Living Wage, Not Tall Buildings Our community deserves better than the StandUp TC “vote no” arguments. They are not truthful. Their yard signs say: “More Housing. Less Red Tape. Vote like you want your kids to live here.” The truth: More housing, but for whom? At what price..

Home · Articles · News · Books · The Body in the Shoe Tree
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The Body in the Shoe Tree

Elizabeth Buzzelli - August 16th, 2010
The Body in the Shoe Tree
The Hanging Tree
By Bryan Gruley
Simon and Schuster - $15
By Elizabeth Kane Buzzelli
I challenge you to read Bryan Gruley’s “The Hanging Tree” and then drive by the shoe tree on US 131 north of Kalkaska and not see a body hanging among the highest branches. As I drove passed the tree recently, there she was, Gruley’s Gracie McBride, swinging amid the sneakers and flip-flops. A truly sad and riveting image to begin a book.
In this second in Gruley’s Starvation Lake mystery series, Gus Carpenter, executive editor of the Starvation Lake Village newspaper, the Pine Country Pilot, is not only in trouble over negative stories that could cost the town a new hockey rink, but deeply involved in the mystery surrounding Gracie’s death. The verdict is suicide.
Gracie McBride used to live, over 20 years before, at Gus’ home. His mother, a sweet and caring woman, had taken the young girl in when her own mother was too involved with yet another man to look out for her own daughter. The thing is, Gus never really got along with Gracie and now there is, perhaps, a little guilt involved as Gus watches Gracie’s body swing high in the snow-covered branches. His married lover, a sheriff’s deputy, has to shut him out of the investigation or face losing her job. His newspaper has been pressuring him to tame his hockey rink stories down but Gus isn’t the kind of man who can turn his back on truth.
Quickly the people of Starvation Lake begin shouting “foul” over the verdict of suicide. Even Gus’ mom, who is growing older and having lapses of memory, still insists Gracie, a troubled girl to be sure, would never take her own life. Though she hadn’t seen her in the 18 years she’s been gone from town, his mother knows secrets that will eventually lead Gus to some hard places buried deep within the fabric of the town.

After finding little to explain Gracie’s death, Gus is certain “the answer was likely to be found somewhere other than Starvation Lake. Somewhere downstate . . .” where Gracie had gone to live so long before.
It is these 18 years that Gus is forced to resurrect, compelling him to face some of his own demons on a trip down to the Detroit area where he must retrace her past while reliving some of his own. Her past is not a gentle one. Her past is seamy and lurid. But what was there in that past to bring Gracie back to the village of Starvation Lake? And what was there in that past driving her to suicide? Or to something worse… being murdered?
The story really begins with this trip to Detroit. Past and present collide—for Gus and for Gracie. Sadness deepens as Gracie’s one real love slowly reveals itself. Gus’ investigation becomes a melancholy and vicious journey into deadly years where suicide or murder seem equally likely outcomes. Added to Gracie’s past is the rapid concern of a sports-mad village, hoping to get this new rink. A collision of interests must follow. It is up to Gus to weigh the truth and report what he knows even though doing so could cost him his job.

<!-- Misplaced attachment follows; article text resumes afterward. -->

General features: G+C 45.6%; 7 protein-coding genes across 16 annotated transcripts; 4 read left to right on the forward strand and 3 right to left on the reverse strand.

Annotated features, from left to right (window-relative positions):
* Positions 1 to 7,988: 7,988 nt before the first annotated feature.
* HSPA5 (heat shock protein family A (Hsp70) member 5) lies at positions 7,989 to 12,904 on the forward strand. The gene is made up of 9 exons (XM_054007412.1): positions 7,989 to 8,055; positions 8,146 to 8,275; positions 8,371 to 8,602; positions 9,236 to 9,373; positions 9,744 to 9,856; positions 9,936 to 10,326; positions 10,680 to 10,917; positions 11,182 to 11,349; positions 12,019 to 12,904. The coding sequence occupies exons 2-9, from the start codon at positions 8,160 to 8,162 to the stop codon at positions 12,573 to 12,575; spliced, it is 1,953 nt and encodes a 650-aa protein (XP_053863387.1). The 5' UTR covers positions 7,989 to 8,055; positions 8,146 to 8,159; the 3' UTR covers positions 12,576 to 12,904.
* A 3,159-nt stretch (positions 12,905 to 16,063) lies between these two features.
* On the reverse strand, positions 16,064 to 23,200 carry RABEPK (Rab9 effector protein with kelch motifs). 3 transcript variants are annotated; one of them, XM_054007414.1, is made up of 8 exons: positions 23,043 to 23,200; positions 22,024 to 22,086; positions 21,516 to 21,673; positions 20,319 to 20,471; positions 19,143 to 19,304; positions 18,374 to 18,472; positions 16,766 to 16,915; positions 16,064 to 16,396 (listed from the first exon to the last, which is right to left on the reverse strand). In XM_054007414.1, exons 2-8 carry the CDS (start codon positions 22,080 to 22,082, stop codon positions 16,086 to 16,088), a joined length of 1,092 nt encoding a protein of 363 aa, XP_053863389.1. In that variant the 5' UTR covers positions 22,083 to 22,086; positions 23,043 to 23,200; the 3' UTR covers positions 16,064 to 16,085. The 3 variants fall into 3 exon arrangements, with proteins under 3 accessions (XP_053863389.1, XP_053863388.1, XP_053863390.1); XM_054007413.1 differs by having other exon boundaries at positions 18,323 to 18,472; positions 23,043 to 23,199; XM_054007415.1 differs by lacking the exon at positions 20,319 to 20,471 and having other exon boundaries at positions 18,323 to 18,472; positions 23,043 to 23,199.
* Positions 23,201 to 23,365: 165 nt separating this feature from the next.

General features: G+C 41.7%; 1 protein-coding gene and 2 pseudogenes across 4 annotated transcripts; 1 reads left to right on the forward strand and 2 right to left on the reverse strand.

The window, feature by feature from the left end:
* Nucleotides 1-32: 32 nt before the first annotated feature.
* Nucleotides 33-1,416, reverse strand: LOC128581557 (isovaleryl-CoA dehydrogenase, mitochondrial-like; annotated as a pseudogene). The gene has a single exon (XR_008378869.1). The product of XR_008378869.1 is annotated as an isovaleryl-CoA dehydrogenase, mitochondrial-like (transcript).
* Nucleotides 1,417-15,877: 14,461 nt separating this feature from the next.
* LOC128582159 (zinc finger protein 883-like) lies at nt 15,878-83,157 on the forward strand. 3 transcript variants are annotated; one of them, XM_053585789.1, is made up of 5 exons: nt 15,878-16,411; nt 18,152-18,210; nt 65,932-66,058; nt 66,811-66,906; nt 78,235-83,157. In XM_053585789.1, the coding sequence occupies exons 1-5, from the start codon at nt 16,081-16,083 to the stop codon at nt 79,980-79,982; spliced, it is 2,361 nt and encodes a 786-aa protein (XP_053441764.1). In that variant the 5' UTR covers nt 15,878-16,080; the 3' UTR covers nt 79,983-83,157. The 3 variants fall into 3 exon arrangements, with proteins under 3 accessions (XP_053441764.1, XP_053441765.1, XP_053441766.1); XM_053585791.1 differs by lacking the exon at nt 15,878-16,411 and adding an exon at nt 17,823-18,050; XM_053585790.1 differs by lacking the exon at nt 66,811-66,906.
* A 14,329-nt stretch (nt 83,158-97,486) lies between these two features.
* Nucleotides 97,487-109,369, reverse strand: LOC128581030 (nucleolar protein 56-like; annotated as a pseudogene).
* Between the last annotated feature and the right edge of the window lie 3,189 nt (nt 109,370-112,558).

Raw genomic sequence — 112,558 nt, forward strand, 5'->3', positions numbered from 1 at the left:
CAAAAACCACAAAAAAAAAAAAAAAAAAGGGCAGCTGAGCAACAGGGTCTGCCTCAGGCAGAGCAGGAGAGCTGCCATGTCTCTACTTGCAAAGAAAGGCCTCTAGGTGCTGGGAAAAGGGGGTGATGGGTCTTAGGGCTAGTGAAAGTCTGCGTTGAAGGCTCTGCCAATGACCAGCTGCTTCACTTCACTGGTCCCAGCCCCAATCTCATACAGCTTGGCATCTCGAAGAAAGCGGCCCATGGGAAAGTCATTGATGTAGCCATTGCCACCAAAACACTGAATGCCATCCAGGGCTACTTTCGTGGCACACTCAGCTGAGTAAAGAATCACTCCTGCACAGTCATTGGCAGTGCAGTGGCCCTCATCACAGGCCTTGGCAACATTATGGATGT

Our part of Northern Michigan seems to be getting a lot of literary attention lately with Jennifer Sowles novel “Admissions,” based in Building 50 and the surroundings of the old State Mental Hospital; with all the wonderful books by Jim Harrison; with Mardi Link’s award-winning “Isadore’s Secret”; Aaron Stander’s locally-based mysteries, and more books coming in daily that explore the secret and not so secret places in Northern Michigan. It seems, now with Gruley’s new series, to be a good time, even an historical time for the arts in and around Traverse City. New visual artists and photographers find us every month; writers, here for the National Writers’ Series, are drawn to our forests and lakes and people; Michael Moore’s Traverse City Film Festival brings film makers and people who love film to the area for the first time.

As I write this review I’m sitting at a picnic table set on the beach of the real Starvation Lake, looking out on barely rippling waters where a single canoe glides passed two jutting points of land dividing the narrow lake. I can’t help wondering how this (I was going to say ‘bucolic’ but an editor has informed me that the word is overused so I’ll say . . . ) ‘tranquil’ setting has become the ersatz setting for so much murder and mayhem.
Speaking as a mystery writer I’m getting the feeling that writers and readers alike are tiring just a little of big city crime, gritty detectives, almost banal drug gangs, and murderers with little or no imagination. Maybe some real people are in order, with real grudges and novel ways of killing each other that only the truly creative folks back in the woods—maybe during an overly long winter—can think up.
As Gus Carpenter says, “I liked the lake in winter. . . the winter beach took me into a cocoon of wind and wet and cold that kept out the tinny claptrap surrounding the town’s preoccupations of the moment.”
Some of the true crime stories I’ve read from up here outdo almost all others for inventiveness. Why not deep woods and dark waters for dead bodies and new forms of evil? Why not a body hanging in the shoe tree?

Elizabeth Kane Buzzelli’s latest mystery, “Dead Sleeping Shaman,” is in bookstores now.

  • Currently 3.5/5 Stars.